“He's not going to let me say goodbye.” 8 whispers around the lump in his throat, frantically blinking away the prickling in his eyes. Pogo's shoulders slump even further, looking away and down the hall, as if 8 is accusing him of this misdeed.

And that was always Pogo's greatest weakness, never being able to separate his wants and wishes from Sir Reginald's, as if his autonomy as a person started and ended with his creator.

Well, 8 thinks bitterly, if father had his way, our actions would forever be dictated by his desires.

“The others have been summoned for emergency training in the courtyard.” Pogo offers softly, “But I'm sure they would have put up quite the fuss had they realized.”

Number 8 takes a deep, shuddering breath, the statement ringing truthfully like a bell to his ears. Yes, they would have, he decides. Rolling his shoulders back, 8's vision clears and he turns towards his room critically. Anything he can't bear to part with, indeed.


(Pogo and his mom look carefully away when Number 8 slips into each of his siblings’ rooms and trades one thing of little value for something he'd built for them for the coming Christmas:

For 1, he leaves a new model kit that had been built to withstand his brother's strength, and takes one that had been broken and discarded in a fit of pique.

For 2, he leaves a knife he'd mended after a mission and had applied a newly developed alloy to make it virtually indestructible, and takes a well-worn whetstone, fingerprints still visible in the leftover oil.

For 3, he leaves a camera he'd built specifically tailored towards her dreams, one that will take a perfect headshot every time, and takes the old polaroid she hasn't touched for years.

For 4, there are specially designed noise cancelling headphones and a music player with a petabyte worth of music, and he takes a beaten up ipod that has seen better days.

For 5, well, he takes one of his brother's books on the quantum mechanics of time travel, full of scribbles and sarcastic little notations, and leaves a letter in its place; if 5 ever returns, he hopes he sees it.

For 6, he leaves a tablet with several lifetimes worth of books across all fields and genres, and takes an old, dust-covered copy of Flowers for Algernon.

For 7, he leaves a container of experimental rosin for her bow with instructions on how to make more and why it was better than a anything on the market. In return he rescues her Basic Fingering Charts (the title of which he, 4, and 6 had giggled over to the disgust of the girls) from a crumbled heap next to her stand.

He takes nothing that will be missed but oh does he hope that he will be.)


The woman, Em, rolls her shoulders the moment they step off the property, doors politely but firmly shut in their wake. He doesn't look back, knows no one will will be there to meet his gaze in the windows, because his father can be cruel and callous until the very last, and he knows none of his siblings will find out he's gone until probably supper.

She gestures him into the waiting car, where an obviously armed giant of a man takes his bag, and 8 feels like the air rushes out when the door seals shut and takes all the oxygen with it.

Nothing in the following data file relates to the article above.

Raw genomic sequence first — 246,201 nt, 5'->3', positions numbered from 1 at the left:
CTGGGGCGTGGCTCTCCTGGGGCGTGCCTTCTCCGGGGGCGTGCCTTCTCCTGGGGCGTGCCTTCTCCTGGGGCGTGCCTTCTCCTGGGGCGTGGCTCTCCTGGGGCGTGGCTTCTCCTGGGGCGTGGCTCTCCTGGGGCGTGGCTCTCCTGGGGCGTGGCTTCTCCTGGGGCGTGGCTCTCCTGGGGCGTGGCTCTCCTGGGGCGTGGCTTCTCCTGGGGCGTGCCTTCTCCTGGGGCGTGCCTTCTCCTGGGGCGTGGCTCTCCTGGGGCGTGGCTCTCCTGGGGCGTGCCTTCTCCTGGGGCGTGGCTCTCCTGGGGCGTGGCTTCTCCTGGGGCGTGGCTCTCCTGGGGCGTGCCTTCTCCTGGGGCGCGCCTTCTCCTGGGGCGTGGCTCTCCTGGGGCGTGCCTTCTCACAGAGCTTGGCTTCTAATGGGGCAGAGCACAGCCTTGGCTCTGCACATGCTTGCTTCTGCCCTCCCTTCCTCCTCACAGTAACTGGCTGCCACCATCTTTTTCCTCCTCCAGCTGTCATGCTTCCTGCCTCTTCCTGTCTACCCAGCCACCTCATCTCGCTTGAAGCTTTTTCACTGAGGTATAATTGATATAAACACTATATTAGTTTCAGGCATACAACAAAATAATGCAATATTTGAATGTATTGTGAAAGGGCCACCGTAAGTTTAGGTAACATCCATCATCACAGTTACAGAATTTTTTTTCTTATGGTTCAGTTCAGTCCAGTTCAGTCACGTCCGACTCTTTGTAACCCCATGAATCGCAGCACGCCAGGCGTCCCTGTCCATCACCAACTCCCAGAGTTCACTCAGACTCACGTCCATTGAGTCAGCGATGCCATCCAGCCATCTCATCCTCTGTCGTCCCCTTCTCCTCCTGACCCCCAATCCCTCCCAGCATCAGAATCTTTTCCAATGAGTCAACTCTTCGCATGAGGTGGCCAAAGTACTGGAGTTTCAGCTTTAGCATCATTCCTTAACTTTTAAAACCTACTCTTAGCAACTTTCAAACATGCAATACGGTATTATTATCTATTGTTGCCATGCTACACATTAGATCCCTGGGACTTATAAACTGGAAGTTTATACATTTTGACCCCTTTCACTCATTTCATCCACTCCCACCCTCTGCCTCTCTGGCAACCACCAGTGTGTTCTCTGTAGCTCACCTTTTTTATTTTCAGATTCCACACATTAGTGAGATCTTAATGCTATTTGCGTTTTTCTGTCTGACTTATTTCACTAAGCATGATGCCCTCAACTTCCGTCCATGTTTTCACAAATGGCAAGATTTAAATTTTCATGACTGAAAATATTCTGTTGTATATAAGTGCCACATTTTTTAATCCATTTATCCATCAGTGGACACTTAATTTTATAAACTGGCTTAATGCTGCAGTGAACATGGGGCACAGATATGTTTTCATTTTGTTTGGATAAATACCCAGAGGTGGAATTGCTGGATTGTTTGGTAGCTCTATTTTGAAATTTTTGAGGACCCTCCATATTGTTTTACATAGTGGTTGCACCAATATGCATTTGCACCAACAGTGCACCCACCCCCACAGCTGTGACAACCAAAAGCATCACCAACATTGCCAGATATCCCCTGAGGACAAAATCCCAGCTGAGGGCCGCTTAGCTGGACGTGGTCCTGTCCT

“What is your name?” Em finally asks, looking at him with those fierce eyes.

“I'm Number 8.” He says boldly, relying on Number 4's confidence to give strength to his words. This surety is stolen, like almost everything else that is 4's, but needs must and all that. He has never been less sure of anything in his life, but weakness cannot be tolerated in the face of the unknown.

Something in her expression hardens and 8 feel's the panic begin to claw up his throat like bile. That clearly was not what she was looking for, but he doesn't know what would be right.

“If you think for one moment I'm going to call you that, Hargreeves, you are sorely mistaken.” The designation is bothering her, but 8 is positive it has nothing to do with him and everything to do with his father.

“I like numbers,” he says softly, avoiding her eyes. And it's the truest thing he's ever said; everything in the universe can be broken down to a number. Numbers couldn't be shattered or rumored or torn apart. Numbers were the foundation of knowledge and they just were.

His siblings chose to let mom name them as if that would finally make them real boys and girls. They didn't see the freedom in being a number, in being their most fundamental, quintessential self.

(It wouldn't be until years later that, when he took the name Q, he realized he had been afraid to allow something else to define him.)

The man at Em's side let out a loud, shoulder-shaking laugh, teeth gleaming white against the darkness of his skin. “Could make him a letter like you, Em.”

No, 8 realizes, knowledge sliding neatly into place like a puzzle piece, it's M.

She scowls at him as he continues, “Not so different from the rest of the numbers you give us.”

“There is quite a bit of difference from your division's titles and not bothering to name a bloody child.” M snaps, glaring at her companion hotly.

The man holds out a scarred hand to shake, which 8 slowly reciprocates. “I'm 008.”

8 perks up, leaning forward eagerly, but M's furiously pursed lips makes him duck his head to avoid her gaze.

“Oi, ignore the dragon, her roar is scarier than her fire.” 008 leans forward, curving a hand to the side of his mouth like he is telling Number 8 a secret, and no one has ever told him a secret before. He was always expected to know things, and he can't deny the flutter of excitement growing in his chest.

“My husband is Geoffrey Octavius Boothroyd the VIII, very noble and all that tosh, but he and I have always had a good laugh because 8 is our lucky number. And since you'll be staying with us, we can be a small unit, 8-cubed if you will.” For the first time, 008 looks a little uncertain as he continues. “If you want, that is?”

“Oh for God's sake,” M mutters, pinching the bridge of her nose to ward off a headache. Father does that quite a lot around 4, so it's easy to recognize. She takes a deep breath while glaring at 008. “Hargreeves, let me introduce you to Henry Fraser; he will be your guardian for the foreseeable future.”

Number 8 nods, but leans forward and copies the bigger man's pose as he whispers, “Can I call you 008?”

M looks heavenward, as if asking for divine intervention, while 008 laughs, “Nothing would make me happier.”